This article deals with the response to another kind of abuse. Either way, it illustrates admirable qualities and the power of empowering decisions and actions.

3 DOCTORS VOWED AS TEENS TO STAY IN SCHOOL, OUT OF TROUBLE
The trio hopes to inspire others from inner-city neighborhoods to seek careers
in medicine.
By Damon Adams, AMNews staff Sept. 23/30, 2002.

Sampson Davis, MD, remembers sitting on a metal cot in a juvenile-detention
center and thinking how he would change if given another chance. He was 17,
a high school student arrested for committing an armed robbery with several
acquaintances on a street corner in Montclair, N.J. Sitting on that cot,
he realized he didn't want to end up like so many others from his inner-city
neighborhood -- selling drugs or doing time behind bars. The troubled teenager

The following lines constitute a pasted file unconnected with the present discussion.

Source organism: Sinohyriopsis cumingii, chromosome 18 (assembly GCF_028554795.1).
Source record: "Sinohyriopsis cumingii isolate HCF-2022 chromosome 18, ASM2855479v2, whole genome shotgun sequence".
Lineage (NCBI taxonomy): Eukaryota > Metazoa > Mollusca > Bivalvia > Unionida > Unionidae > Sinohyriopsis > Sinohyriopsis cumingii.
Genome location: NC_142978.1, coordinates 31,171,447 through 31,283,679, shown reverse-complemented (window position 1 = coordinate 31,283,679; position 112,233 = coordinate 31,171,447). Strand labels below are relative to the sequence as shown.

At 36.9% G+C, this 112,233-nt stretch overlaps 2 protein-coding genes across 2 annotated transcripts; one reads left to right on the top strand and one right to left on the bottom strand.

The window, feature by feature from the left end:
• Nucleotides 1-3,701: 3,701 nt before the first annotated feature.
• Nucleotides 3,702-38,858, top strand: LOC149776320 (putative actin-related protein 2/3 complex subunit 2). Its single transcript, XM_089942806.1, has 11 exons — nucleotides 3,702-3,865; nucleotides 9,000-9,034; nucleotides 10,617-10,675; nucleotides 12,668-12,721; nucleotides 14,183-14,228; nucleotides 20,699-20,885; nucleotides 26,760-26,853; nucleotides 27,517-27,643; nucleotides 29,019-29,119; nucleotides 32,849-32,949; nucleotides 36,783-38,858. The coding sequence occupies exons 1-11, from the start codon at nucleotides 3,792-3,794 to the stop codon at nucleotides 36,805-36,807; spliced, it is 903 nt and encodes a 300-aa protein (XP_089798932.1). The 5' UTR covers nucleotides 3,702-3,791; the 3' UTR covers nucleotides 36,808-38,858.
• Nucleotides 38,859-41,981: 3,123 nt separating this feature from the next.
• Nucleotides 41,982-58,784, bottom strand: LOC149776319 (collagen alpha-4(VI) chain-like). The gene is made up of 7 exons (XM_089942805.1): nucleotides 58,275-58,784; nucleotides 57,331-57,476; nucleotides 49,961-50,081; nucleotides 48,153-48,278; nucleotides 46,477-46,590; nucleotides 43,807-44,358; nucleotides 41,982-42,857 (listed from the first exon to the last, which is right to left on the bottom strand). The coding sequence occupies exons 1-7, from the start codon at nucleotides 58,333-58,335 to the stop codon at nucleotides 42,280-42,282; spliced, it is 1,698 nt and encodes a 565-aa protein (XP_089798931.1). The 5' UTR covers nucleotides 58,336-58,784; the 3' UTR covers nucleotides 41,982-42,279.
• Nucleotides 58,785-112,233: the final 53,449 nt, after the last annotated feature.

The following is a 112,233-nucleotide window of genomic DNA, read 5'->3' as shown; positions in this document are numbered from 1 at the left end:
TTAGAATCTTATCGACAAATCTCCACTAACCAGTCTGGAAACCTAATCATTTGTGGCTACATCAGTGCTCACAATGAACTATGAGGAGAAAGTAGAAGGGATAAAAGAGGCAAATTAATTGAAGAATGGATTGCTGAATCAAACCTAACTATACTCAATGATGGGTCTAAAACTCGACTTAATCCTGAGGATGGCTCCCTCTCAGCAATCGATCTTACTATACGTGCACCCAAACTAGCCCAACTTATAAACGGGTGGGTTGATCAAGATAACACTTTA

also remembered how he and two friends had made a pact to go to college,
keep each other out of trouble and become doctors. After serving four weeks
in the juvenile home, he got his second chance. And he developed a stronger
commitment to turning his life around. He and his friends -- Rameck Hunt,
MD, and George Jenkins, DMD -- did indeed become doctors. Dr. Davis is an
emergency physician, Dr. Hunt is an internist and Dr. Jenkins is a dentist.
The three men still live in New Jersey. [...]

Read the entire article in American Medical News at AMEDNEWS.COM:

http://www.amednews.com/content/pick_02/prsb0923.htm